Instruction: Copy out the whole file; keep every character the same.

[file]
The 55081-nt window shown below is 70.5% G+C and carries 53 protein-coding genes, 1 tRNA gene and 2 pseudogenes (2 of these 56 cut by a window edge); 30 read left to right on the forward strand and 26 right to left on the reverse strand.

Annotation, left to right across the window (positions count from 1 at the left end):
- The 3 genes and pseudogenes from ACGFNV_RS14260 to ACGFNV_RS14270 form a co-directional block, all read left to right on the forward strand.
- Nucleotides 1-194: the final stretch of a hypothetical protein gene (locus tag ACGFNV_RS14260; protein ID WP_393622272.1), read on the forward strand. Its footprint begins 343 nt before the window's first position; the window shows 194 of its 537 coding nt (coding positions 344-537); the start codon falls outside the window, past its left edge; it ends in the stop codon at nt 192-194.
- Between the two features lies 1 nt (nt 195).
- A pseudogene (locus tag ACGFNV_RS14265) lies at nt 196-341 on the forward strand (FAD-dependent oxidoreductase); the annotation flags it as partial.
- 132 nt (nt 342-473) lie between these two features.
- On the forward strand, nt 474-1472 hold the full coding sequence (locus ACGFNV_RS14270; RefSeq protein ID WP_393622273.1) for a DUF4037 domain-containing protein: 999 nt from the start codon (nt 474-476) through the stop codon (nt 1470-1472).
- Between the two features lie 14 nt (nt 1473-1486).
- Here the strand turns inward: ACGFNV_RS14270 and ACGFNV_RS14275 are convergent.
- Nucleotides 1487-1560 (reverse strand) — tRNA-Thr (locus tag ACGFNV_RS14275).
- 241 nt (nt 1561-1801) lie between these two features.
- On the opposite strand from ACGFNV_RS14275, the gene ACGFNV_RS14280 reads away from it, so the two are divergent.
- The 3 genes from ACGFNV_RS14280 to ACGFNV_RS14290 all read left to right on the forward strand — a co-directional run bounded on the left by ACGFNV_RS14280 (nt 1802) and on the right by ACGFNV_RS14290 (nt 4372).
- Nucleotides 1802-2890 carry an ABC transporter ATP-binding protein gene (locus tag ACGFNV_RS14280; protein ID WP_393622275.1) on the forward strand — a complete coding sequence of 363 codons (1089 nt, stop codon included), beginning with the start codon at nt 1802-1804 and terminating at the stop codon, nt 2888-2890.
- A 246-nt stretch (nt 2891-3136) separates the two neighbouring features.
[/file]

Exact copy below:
The 55081-nt window shown below is 70.5% G+C and carries 53 protein-coding genes, 1 tRNA gene and 2 pseudogenes (2 of these 56 cut by a window edge); 30 read left to right on the forward strand and 26 right to left on the reverse strand.

Annotation, left to right across the window (positions count from 1 at the left end):
- The 3 genes and pseudogenes from ACGFNV_RS14260 to ACGFNV_RS14270 form a co-directional block, all read left to right on the forward strand.
- Nucleotides 1-194: the final stretch of a hypothetical protein gene (locus tag ACGFNV_RS14260; protein ID WP_393622272.1), read on the forward strand. Its footprint begins 343 nt before the window's first position; the window shows 194 of its 537 coding nt (coding positions 344-537); the start codon falls outside the window, past its left edge; it ends in the stop codon at nt 192-194.
- Between the two features lies 1 nt (nt 195).
- A pseudogene (locus tag ACGFNV_RS14265) lies at nt 196-341 on the forward strand (FAD-dependent oxidoreductase); the annotation flags it as partial.
- 132 nt (nt 342-473) lie between these two features.
- On the forward strand, nt 474-1472 hold the full coding sequence (locus ACGFNV_RS14270; RefSeq protein ID WP_393622273.1) for a DUF4037 domain-containing protein: 999 nt from the start codon (nt 474-476) through the stop codon (nt 1470-1472).
- Between the two features lie 14 nt (nt 1473-1486).
- Here the strand turns inward: ACGFNV_RS14270 and ACGFNV_RS14275 are convergent.
- Nucleotides 1487-1560 (reverse strand) — tRNA-Thr (locus tag ACGFNV_RS14275).
- 241 nt (nt 1561-1801) lie between these two features.
- On the opposite strand from ACGFNV_RS14275, the gene ACGFNV_RS14280 reads away from it, so the two are divergent.
- The 3 genes from ACGFNV_RS14280 to ACGFNV_RS14290 all read left to right on the forward strand — a co-directional run bounded on the left by ACGFNV_RS14280 (nt 1802) and on the right by ACGFNV_RS14290 (nt 4372).
- Nucleotides 1802-2890 carry an ABC transporter ATP-binding protein gene (locus tag ACGFNV_RS14280; protein ID WP_393622275.1) on the forward strand — a complete coding sequence of 363 codons (1089 nt, stop codon included), beginning with the start codon at nt 1802-1804 and terminating at the stop codon, nt 2888-2890.
- A 246-nt stretch (nt 2891-3136) separates the two neighbouring features.